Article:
As our knowledge of gender and sexuality expands, more and more people feel comfortable in trying out numerous ways of expressing themselves. Many books using the LGBTQ+ BISAC codes may represent characters who are coming to terms with their identities. But “coming out” and growing into one’s own identity is not the end of the story, and oftentimes many queer people look to find characters who represent an experience that more closely represents their own.

For instance, there are many people who utilize multiple sets of pronouns for different reasons, whether that’s because of who they are with, the situation they are in, or simply because one pronoun doesn’t fully encapsulate how one experiences their gender. There are a wide variety of reasons why someone might choose to use multiple pronouns, and it is in this way that one might wish to see this experience represented in a book.

So what are some books where characters are genderfluid and/or utilize multiple sets of pronouns? And what about neopronouns, which are pronouns outside of he/she/they? I set out to curate a short list of some of these books across multiple genres, so that those looking to expand their ever-growing reading lists with gender diverse characters need look no further!

1.) Magnus Chase and the Gods of Asgard: The Hammer of Thor by Rick Riordan

Those who enjoyed Riordan’s Percy Jackson series may have to check out this middle-grade fantasy. The Hammer of Thor is the second book in a series that includes a character named Alex Fierro, who uses both he and she pronouns. Alex also identifies plainly as both genderfluid and transgender in the book. In this book, Thor loses his legendary hammer to an enemy, so Magnus Chase and his friends must retrieve it in order to stop an oncoming war.

2.) Zenobia July by Lisa Bunker
If you’re more in the mood for a heartwarming story about acceptance, Zenobia July is a middle-grade mystery that follows a trans girl who wants nothing more than to feel confident in her own skin. She moves to a new middle school and household, and while she struggles with gender dysphoria and fitting in, a mystery arises regarding the perpetrator of an offensive website hacking. The main character uses she/her, but this book also features an extremely diverse secondary cast, including genderqueer Arli who utilizes the neopronouns vo/ven/veir.

3.) The Genesis of Misery by Neon Yang
In this adult science fiction book, Misery Nomaki (who uses she/they pronouns) is a character in a world full of space battles and dangerous factions. Misery is from a mining planet and possesses the saint powers of stone-working, but said powers can be dangerous, leading them to hide these powers; that is, until Misery finds themself pulled between two factions that hope to win a violent war by using their powers.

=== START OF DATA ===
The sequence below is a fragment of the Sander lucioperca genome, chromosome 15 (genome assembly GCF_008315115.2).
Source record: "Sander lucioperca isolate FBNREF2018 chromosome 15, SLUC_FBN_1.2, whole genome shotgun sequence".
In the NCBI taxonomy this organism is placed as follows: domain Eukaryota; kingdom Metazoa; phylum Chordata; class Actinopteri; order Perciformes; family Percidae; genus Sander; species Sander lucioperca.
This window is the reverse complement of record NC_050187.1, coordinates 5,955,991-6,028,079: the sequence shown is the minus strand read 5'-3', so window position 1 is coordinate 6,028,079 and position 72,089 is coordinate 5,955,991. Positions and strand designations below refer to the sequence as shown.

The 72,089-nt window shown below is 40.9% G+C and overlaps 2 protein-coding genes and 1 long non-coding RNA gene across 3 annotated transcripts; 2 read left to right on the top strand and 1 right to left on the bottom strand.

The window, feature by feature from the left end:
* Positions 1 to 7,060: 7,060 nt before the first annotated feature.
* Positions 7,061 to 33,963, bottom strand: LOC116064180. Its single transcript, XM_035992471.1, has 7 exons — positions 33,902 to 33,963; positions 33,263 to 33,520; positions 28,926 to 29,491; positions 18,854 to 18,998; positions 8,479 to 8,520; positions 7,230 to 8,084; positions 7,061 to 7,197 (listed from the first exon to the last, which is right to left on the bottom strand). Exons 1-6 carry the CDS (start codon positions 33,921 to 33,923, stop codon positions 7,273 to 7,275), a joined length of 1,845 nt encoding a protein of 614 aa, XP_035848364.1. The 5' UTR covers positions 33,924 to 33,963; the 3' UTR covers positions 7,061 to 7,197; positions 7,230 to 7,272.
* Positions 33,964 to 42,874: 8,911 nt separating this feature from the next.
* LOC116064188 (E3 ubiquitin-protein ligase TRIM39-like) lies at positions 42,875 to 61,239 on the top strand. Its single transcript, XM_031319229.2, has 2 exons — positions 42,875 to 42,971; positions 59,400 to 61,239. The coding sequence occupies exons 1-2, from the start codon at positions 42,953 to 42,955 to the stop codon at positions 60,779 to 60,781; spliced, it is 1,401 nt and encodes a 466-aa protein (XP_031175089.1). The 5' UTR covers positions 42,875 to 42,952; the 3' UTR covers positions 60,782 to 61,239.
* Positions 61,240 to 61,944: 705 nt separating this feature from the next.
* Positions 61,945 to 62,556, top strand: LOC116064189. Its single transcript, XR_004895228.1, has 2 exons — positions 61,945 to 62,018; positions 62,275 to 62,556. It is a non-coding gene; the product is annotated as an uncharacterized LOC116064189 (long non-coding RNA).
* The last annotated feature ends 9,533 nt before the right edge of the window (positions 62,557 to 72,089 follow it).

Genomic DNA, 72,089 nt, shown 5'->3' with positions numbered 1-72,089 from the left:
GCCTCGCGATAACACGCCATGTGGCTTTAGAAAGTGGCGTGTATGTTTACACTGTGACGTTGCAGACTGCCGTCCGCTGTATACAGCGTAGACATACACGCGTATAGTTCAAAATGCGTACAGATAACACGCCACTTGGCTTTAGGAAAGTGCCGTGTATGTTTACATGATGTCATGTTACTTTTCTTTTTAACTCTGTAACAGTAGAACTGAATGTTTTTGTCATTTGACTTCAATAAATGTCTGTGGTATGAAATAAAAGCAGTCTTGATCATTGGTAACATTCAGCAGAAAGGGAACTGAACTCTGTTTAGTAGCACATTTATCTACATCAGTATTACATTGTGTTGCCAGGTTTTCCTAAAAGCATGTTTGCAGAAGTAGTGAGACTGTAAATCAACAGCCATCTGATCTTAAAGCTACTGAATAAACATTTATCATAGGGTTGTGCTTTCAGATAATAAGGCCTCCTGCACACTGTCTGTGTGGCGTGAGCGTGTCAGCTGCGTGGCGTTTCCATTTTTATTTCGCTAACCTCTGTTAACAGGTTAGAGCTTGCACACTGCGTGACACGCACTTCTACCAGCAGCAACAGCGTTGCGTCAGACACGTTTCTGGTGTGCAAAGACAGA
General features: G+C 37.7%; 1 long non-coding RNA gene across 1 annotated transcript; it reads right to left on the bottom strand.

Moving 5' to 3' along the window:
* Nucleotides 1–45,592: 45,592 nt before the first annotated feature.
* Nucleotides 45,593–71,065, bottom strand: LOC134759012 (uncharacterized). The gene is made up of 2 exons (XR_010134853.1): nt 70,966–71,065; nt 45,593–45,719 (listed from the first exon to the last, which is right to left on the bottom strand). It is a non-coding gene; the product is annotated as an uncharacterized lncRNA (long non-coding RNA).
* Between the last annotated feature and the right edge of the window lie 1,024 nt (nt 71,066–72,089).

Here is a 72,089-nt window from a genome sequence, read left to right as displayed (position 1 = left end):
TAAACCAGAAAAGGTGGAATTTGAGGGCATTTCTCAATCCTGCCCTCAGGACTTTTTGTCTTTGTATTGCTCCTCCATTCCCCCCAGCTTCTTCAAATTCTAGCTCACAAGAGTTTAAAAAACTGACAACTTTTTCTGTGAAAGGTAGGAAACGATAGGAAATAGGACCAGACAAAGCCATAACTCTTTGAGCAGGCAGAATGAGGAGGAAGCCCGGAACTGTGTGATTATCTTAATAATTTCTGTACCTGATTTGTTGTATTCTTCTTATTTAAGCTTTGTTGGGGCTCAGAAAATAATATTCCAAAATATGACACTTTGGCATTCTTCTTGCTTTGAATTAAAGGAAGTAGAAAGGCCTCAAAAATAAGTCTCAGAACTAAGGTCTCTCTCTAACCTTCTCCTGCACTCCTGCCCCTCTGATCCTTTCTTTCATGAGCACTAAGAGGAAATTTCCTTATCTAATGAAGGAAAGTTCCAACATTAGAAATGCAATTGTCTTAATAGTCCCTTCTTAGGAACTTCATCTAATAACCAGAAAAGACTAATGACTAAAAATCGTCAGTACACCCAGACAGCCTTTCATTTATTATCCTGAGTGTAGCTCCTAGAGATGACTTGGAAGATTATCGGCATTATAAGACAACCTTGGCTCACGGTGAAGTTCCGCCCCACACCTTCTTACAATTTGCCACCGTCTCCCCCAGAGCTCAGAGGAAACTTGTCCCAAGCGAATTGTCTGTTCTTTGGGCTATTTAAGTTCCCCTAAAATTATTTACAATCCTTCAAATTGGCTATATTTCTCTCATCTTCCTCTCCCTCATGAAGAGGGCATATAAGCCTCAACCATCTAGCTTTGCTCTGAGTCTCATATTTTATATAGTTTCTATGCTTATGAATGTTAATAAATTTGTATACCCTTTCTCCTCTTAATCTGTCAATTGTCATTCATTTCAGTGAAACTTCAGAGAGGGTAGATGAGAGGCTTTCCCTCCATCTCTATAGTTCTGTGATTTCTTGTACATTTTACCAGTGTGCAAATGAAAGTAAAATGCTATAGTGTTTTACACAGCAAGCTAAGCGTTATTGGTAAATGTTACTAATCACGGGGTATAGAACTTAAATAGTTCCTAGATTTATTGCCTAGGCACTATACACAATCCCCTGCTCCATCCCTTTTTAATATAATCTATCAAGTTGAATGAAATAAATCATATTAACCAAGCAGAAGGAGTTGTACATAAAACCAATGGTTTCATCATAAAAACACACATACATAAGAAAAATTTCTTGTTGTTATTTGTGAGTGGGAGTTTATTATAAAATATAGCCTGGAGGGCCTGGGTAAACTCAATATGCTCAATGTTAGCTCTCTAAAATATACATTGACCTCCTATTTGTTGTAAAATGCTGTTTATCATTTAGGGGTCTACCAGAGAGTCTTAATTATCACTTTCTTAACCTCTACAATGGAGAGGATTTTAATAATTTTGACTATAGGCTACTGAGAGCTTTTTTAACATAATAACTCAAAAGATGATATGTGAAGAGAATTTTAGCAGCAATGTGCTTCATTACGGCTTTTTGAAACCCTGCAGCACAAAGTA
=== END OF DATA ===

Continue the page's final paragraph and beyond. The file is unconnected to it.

4.) The Heartbreak Bakery by A. R. Capetta
The Heartbreak Bakery is a young adult magical realism that stars Syd (who uses no pronouns) and Harley, who uses both he and they, wearing a pin to denote which the character is more comfortable with at a given time. Syd gets through the tough things in life, such as being dumped, by baking. But Syd’s brownies seem to have magical powers, and anyone who eats them ends up breaking up with their significant other. The owners of the Proud Muffin, Vin and Alec, even fall victim to this magic, and it’s up to Harley and Syd to harness this magical baking to fix things.

5.) Orlando by Virginia Woolf
Lastly, if you’re more inclined toward the classics of queer literature, Woolf’s Orlando explores gender, pushing the boundaries of social construct. This book is a departure from the above, because Orlando changes sex mid-novel. But regardless, Orlando breaks down all gender boundaries, all the while exploring relationships with men, women, and even a character that uses they/them pronouns. This book has also been described as magical realism, since the plot spans three centuries.

The majority of these books were discovered through personal recommendation and Goodreads. Through my research, I did notice I am wanting more books with characters that use neopronouns, such as xe/xem/xir or fae/faer. I’m curious to know if anyone has found or is planning on writing a book with gender non-conforming characters that either use neopronouns or use multiple sets. I’d love to hear about them!


  1. Medicine for the Blues trilogy’s book 2, Chicago Blues has a major character who uses he and she by turns, and a minor character who is trans before that term was known (1923) and who presents as female throughout.

  2. Medicine for the Blues trilogy’s book 2, Chicago Blues has a major character who uses he and she by turns, and a minor character who is trans before that term was known (1923) and who presents as female throughout.

Leave a Reply